“Local legend” is one of those terms that can be hard to define. There’s no metric, no mathematical equation for when someone becomes a legend. It’s easier in some sports. Throw a certain number of touchdowns or score enough goals, and you’ll achieve legend status.
With other people, it’s less precise. Sometimes, you just know.
By any metric, Dutch Schorn is a legend. Dutch, whom I interviewed for a profile in this month’s magazine, has for decades been one of the most well-known names on the Fort Lauderdale surfing scene. He’s been associated with BC Surf and Sport since his early teens, and as an adult he built up his own surf school and camp, Hangloose Surf School. We talk about all that, and we also talk about his love of Fort Lauderdale. His family moved here from New Jersey when he was 10; a neighbor took him to the beach not long after that, and he’s been surfing ever since. He’s surfed all over the world, but he always comes home to Fort Lauderdale.
I respect that. I like locals. I appreciate hearing and telling the stories of people who make our community better. It’s one of my favorite things about being a local journalist and editing my city’s monthly magazine.
As it happens, this will be the last time I do that. I’ve had this job for nearly a decade, and now it’s time to let somebody else have the fun. I’m proud of the work this magazine and the talented people who put it together have done in my time here. We’ve written about big issues such as the existential threat of climate change, homelessness in Fort Lauderdale, crime versus perception of crime and how to balance livability with developing a growing city. We’ve also written about everything from sharks to burlesque-style swim-show performers to Dillard High School’s nationally ranked jazz band. I’ve interviewed people including Guy Harvey, Evander Holyfield and Florida Panthers owner Vincent Viola. I’ve also interviewed chefs, artists, fishermen and a long list of other people who make Fort Lauderdale what it is. I will miss this job.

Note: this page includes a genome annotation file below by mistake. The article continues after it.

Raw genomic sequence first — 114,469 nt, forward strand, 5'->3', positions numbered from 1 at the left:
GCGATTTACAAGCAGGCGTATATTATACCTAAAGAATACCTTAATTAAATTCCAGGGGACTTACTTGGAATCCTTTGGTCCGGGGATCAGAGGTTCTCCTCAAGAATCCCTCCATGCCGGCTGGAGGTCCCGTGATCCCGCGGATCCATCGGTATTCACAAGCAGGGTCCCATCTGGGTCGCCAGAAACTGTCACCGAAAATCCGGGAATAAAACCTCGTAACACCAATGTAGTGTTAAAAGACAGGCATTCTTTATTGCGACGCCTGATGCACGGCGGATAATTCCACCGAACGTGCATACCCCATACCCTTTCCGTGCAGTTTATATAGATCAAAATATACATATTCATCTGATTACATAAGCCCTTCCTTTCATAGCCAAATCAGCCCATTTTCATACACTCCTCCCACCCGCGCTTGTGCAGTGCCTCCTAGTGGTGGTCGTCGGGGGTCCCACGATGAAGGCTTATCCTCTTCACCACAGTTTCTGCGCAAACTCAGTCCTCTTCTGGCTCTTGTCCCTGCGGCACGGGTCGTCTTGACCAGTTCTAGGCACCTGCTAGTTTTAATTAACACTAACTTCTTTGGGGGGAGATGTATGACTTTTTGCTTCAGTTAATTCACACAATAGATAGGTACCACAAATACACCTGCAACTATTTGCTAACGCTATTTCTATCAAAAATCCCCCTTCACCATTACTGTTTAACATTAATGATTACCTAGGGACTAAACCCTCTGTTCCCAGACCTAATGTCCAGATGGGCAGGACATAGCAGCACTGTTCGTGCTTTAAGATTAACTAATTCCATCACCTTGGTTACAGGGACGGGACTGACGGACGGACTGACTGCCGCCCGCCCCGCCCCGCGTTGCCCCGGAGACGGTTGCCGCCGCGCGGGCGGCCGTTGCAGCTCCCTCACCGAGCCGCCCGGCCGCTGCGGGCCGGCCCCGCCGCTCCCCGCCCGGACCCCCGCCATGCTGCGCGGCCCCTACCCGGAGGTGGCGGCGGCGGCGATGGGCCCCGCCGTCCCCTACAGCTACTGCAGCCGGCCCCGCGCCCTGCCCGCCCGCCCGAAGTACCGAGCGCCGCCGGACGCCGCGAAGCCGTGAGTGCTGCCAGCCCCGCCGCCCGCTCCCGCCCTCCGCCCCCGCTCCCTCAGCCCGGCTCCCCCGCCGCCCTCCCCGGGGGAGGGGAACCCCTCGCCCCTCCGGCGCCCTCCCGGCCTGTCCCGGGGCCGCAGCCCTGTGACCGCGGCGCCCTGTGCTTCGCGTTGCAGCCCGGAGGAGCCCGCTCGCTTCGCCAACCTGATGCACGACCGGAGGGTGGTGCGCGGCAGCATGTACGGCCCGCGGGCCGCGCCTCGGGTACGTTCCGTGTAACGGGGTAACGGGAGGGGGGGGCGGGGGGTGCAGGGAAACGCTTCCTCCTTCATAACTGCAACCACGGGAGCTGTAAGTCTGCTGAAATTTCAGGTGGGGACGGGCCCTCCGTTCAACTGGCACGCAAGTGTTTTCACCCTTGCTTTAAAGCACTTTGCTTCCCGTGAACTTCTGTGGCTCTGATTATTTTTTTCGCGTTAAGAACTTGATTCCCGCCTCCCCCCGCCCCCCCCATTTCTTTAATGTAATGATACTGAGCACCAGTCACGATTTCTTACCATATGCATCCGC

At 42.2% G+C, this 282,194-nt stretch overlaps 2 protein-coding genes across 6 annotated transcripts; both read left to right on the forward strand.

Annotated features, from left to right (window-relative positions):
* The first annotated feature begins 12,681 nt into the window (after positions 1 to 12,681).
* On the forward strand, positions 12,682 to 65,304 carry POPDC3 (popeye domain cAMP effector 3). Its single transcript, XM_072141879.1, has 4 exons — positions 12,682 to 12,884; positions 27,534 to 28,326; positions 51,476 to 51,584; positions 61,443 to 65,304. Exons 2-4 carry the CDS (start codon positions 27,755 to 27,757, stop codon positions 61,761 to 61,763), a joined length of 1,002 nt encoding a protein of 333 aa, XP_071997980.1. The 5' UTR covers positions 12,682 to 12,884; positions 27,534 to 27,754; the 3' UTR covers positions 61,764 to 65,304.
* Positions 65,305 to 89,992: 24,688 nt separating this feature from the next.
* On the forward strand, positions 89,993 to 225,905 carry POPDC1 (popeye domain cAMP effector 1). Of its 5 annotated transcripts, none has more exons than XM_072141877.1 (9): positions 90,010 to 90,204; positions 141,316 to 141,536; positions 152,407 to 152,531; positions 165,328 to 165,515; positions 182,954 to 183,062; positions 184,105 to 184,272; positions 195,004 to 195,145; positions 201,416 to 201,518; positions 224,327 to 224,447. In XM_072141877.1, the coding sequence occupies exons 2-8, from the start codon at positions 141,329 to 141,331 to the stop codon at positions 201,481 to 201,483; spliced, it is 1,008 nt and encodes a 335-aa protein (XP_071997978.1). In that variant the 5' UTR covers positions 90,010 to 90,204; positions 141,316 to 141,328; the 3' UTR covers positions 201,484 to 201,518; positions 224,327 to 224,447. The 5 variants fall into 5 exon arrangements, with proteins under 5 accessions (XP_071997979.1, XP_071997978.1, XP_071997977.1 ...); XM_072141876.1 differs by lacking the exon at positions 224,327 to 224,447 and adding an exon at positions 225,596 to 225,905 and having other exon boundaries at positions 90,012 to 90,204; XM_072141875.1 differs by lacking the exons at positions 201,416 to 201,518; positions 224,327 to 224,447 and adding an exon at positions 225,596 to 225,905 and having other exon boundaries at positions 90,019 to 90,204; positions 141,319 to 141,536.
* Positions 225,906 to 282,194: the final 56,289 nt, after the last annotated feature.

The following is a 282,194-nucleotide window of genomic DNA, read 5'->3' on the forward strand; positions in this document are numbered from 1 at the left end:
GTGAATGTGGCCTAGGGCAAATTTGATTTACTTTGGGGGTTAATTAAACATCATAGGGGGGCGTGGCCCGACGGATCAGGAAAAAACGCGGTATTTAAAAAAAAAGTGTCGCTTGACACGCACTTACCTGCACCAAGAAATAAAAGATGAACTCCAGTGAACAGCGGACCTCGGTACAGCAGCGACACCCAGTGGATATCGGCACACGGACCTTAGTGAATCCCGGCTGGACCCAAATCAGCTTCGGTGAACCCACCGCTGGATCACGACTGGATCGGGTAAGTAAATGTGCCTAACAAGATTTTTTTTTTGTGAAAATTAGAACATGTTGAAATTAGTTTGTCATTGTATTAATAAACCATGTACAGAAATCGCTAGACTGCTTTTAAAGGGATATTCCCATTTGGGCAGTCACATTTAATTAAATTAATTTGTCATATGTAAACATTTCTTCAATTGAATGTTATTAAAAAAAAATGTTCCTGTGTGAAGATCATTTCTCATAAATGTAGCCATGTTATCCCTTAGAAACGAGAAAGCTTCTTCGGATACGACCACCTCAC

I will continue reading Fort Lauderdale Magazine, and I encourage you to as well. It’s locally owned, locally produced and written for the people of Fort Lauderdale. I didn’t necessarily plan it this way, but I find it fitting that the big feature story in my last issue is about a surfer who has dedicated his life to teaching young people in Fort Lauderdale how to surf. In our interview, Dutch Schorn recalls how after high school, several surfer friends wanted to head out to California and join the pro surfing tour. Dutch declined; they went, and now he’s got friends who made it pretty big in surfing.
Dutch has no complaints. He made it big too, but in a different way. I class him as a local legend not for any one thing he’s done, but for everything he’s done, taken as a whole. People like that make our city better. It has been a privilege to tell their stories.
By Erik Petersen